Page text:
By Anneliese Hucal

Two weeks ago, I posted a somewhat random relationship status on my Facebook page. In 22 years of life, I have had two boyfriends. I have had 72 different dates, but only about a quarter of those have had happy endings, and even fewer have made it past the “meet my friends” threshold.

I guess you can say that I’m hard to tie down, or you might just call me a bitch, but I don’t believe in being stuck in ephemeral relationships. If I can see myself being with someone for the long run, then I’m much more apt to lock it down, but I’ll never do it out of convenience because, frankly, I enjoy sex far too much to narrow my options down to someone who I am not deeply infatuated with.

This relationship, however, was entirely different. Formed via a three way phone call about how “alone” we all felt at times, I made a joke about wanting a boyfriend to eat pancakes and cuddle with. One of the callers agreed with my statement and explained how easy it would be to have someone to come home to and be real with. This joke turned into a curiosity and then a verbal agreement that we would just “be together” just because we could be, so I clicked a few buttons on my iPhone.

*ping*

“Anneliese Hucal is in a Relationship”

Within 24 hours, my mother was calling me to ask if I was pregnant because she had heard that I was “Facebook Official” with “some random gangster” that she had never met. I have always felt the need to define the meaning of relationships with everyone in my life.

I tell my friends how much I love them and I tell my FWB’s that they’re just there for sex. I love the categorization of it all. It keeps everything neat and tidy for the two of us, but when you allow third parties into the equation, stuff can become a bit messy, especially for those people that don’t know you well enough to string facts together.

Because the status was posted at 3 a.m., several of my best friends were smart enough to realize that it could have been a potentially alcohol-fueled idea, pointing out how we had no pictures together, so it couldn’t possibly be a thing. One of my best guy friends said that I spend too much time at his house to have a real boyfriend.

These are all very sound reasons, but they only came from a select group of 10 people. The other 130 calls, texts, tweets and Facebook comments that I received were from people taking full stock in a simple social media announcement. These people were mostly vague acquaintances or high school classmates who I hadn’t spoken to in years.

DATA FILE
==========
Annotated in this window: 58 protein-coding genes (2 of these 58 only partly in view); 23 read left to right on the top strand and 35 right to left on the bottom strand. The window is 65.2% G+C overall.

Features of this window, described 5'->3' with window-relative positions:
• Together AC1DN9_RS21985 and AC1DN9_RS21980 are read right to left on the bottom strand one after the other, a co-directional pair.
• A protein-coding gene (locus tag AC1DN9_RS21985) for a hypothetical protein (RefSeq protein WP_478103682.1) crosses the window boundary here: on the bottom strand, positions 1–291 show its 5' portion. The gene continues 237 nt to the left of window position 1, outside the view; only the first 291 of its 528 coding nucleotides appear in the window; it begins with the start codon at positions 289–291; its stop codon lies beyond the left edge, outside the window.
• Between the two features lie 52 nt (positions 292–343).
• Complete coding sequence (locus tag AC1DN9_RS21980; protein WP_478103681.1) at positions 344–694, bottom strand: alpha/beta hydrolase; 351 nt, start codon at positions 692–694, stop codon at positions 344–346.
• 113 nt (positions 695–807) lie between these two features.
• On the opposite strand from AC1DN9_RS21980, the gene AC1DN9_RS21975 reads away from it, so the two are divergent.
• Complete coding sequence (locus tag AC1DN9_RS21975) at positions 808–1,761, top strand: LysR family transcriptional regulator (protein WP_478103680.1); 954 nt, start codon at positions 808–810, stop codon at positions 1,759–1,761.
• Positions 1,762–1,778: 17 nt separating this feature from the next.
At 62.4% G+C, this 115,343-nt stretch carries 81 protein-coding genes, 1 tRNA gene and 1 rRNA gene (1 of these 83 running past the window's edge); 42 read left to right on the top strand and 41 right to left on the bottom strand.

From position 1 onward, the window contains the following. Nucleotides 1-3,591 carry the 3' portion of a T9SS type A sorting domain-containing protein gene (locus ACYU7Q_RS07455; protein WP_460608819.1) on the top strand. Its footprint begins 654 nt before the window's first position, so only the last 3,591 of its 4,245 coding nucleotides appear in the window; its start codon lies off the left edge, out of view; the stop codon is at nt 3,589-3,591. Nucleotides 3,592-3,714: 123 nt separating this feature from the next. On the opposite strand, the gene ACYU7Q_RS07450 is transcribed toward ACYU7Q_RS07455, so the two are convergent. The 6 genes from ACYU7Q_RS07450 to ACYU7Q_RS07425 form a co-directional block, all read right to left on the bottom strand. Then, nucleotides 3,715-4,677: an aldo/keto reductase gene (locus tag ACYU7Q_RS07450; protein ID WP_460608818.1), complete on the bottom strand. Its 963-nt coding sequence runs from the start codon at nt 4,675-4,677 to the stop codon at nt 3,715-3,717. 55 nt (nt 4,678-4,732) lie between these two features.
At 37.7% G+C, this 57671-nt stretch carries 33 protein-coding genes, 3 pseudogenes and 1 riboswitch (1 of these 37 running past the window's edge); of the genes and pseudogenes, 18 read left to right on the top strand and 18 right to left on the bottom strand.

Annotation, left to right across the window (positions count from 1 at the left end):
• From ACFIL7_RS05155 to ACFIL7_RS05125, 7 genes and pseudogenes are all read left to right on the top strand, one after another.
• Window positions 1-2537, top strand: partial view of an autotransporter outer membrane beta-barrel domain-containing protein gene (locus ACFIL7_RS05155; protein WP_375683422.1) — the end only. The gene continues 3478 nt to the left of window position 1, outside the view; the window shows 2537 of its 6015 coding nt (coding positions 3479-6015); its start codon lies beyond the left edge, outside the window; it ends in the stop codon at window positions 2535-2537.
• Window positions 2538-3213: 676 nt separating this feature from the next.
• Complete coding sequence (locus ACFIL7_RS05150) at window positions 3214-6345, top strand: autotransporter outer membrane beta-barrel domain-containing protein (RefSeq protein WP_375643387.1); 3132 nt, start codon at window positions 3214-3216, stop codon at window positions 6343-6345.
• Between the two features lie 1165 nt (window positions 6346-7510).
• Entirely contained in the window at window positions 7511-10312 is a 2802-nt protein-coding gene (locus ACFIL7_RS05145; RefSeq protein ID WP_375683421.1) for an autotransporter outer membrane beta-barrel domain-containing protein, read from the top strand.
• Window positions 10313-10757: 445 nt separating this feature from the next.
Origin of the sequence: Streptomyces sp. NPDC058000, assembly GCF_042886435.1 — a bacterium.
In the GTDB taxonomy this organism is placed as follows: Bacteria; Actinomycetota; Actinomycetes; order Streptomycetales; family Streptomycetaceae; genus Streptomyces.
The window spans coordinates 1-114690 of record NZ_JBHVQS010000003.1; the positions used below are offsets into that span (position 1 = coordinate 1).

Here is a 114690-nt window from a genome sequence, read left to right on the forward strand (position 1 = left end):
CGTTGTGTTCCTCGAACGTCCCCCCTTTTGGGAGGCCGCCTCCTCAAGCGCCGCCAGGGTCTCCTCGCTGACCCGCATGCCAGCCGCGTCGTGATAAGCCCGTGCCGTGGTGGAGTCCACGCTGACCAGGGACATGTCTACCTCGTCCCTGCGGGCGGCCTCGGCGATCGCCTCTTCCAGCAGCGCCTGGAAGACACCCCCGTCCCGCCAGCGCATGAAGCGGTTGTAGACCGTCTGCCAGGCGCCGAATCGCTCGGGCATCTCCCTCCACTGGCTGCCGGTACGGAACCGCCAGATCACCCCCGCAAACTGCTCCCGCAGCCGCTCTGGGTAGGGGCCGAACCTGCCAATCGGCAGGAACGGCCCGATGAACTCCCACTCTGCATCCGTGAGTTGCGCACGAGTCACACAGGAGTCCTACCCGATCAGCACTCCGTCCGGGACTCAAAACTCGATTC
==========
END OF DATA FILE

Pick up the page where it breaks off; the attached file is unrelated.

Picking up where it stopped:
We have become so obsessed with relationship statuses (both on social media and in real life) that we forget the building blocks that a relationship is made from. Before we get a chance to learn to pronounce someone’s name properly, we can look at their photos of last Christmas when they traveled to New York with their divorced parents.

We can find out if people hate ‘80s rock before we go on a drive with them where we might accidentally pick the wrong radio station. We can stalk someone and discover their sexual history before even seeing their junk.

Social media is a wonderful tool, but it can also severely stunt our ability to form normal and healthy relationships because it reinforces the idea that conforming to an alternative way of thinking is the best and that everything we say and do is scrutinized.

As we chalk up piles of criticism and support for each thing we communicate via Facebook and Twitter, we teach ourselves that we must be the epitome of perfection, wit and charm in order to gain approval and acceptance. We post our lives for the world to see at first because it’s fun, but later, because we feel obligated. We put labels on things because those labels tell us how we must act around the people involved.

Do you know what happens when something, like a relationship, turns into an obligation that you must “maintain” in order to feel good about? That thing begins to feel cancerous. It begins to make life harder than it was without it. You begin to resent it and eventually damage it out of carelessness. You throw it away.

Today I ask that you all begin to think about how you incorporate labels within your romantic and sexual relationships, especially when it is via social media where third parties are involved. Remember that being in the public eye can be hard on anyone, and the worst pain comes from not truly knowing yourself or your partner and thereby standing on shaky ground. Relationships are not about “time appropriate” steps or having pictures to share with your friends to prove yourself.

Relationships are about you, the other person and the bond between the two of you. Whether that bond is friendship, great sex, profound love or just pancakes and cuddling until you feel something more, that is something that you can’t put a label on.

Anneliese Hucal studies pre-law and public relations. She can be reached at dcoffey@unr.edu and on Twitter @TheSagebrush.